I went to get legal advice first. The lawyer said, "No chance. If she ever refused you from picking up your daughter, just call the police and explain that nutty grandma won't give her grandchild back. Most of the police would simply hand the child over to the Dad unless orders are in place for the grandma to have child.

    I would get in quick. If she's been staying for a while, less chance of getting her back. If she's only been doing this for a few weeks, I would just arrive there and say you're picking up your daughter. If she says no, tell her you're calling police. If that doesn't work, call them."

    I managed to stop through simply making it difficult for her to have her. Nanny would always be booked on days she planned to take her.

    After few months she realised if she was going to keep trying to take our child away, she wouldn't be getting to see her at all.

    I now have a good relationship with my partner's mother and I take our child to see her regularly. I just needed her to understand that just because my partner isn't of sound mind doesn't mean our child is up for grabs. It means I'm primary carer and decision maker no one else.
     
  8. babyfirst

    babyfirst Well-Known Member

    Joined:
    25 March 2016
    Messages:
    21
    Likes Received:
    1
    This situation is common. Some maternal grandmothers seem to think parenting defaults to them if their daughter can't parent the child.

    Our babysitter said the same thing happened to her family. Her mother passed away when she was toddler. The grandmother tried to take her - her Dad refused. When the grandma wouldn't give up - started making false allegations to DCP (DOCS) about her Dad. He simply moved not passing on details to her grandparents.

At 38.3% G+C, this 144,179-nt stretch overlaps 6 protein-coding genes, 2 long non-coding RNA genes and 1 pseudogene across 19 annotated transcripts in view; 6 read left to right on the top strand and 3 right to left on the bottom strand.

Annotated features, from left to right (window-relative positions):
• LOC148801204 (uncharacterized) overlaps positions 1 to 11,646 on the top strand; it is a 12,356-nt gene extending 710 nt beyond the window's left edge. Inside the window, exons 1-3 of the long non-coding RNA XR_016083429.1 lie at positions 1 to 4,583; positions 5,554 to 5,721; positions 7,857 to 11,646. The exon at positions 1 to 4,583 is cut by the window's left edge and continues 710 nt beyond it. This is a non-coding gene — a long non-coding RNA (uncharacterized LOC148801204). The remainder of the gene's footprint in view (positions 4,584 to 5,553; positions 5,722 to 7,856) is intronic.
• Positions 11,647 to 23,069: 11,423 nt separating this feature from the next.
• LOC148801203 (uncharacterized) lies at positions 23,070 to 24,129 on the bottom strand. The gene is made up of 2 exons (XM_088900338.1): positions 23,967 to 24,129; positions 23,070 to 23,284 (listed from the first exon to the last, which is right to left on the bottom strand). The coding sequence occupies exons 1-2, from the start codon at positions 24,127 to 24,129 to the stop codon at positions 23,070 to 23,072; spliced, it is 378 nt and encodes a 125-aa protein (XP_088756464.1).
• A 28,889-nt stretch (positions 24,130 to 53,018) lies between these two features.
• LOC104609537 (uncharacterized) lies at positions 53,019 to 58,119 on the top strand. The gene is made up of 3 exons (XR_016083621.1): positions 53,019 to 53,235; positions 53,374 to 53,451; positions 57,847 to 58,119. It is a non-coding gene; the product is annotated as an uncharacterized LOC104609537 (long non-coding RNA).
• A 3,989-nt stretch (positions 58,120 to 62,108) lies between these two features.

Resulted in a sour grandma not seeing her anymore and she didn't get anywhere with silly allegations and attempts to get visitation through courts. That was long time ago also - when there was a lot less validation of father's parental rights

    Nowadays you have more on your side. See a lawyer and get in there - now's your chance to become primary carer if you think this is best for your child. As long as you're stable and able to utilise day care if you're working and you have good relationship with your child, of course, they will be better off with you.

    How would they feel growing up not living with either parent? What would their friends think if they are living with grandma? It will affect them mentally and socially and stability-wise as the grandparent will most likely kick the bucket while child is still in their teens.

    Bad idea for kids to be full time parented by grandparents unless both parents are unable to.
     
  9. Kmacmumma

    Kmacmumma Active Member

    Joined:
    8 April 2016
    Messages:
    11
    Likes Received:
    0
    I've been worried about the same thing. My ex's mother mainly cares for the children when it's his care time, and has been interfering since day dot. I'm very careful with her because I know that grandparents can also apply for orders. In saying that, the children have a right to have a relationship with their grandparents, but the grandparents do not have to right to do as they please.
     

Share This Page

Loading...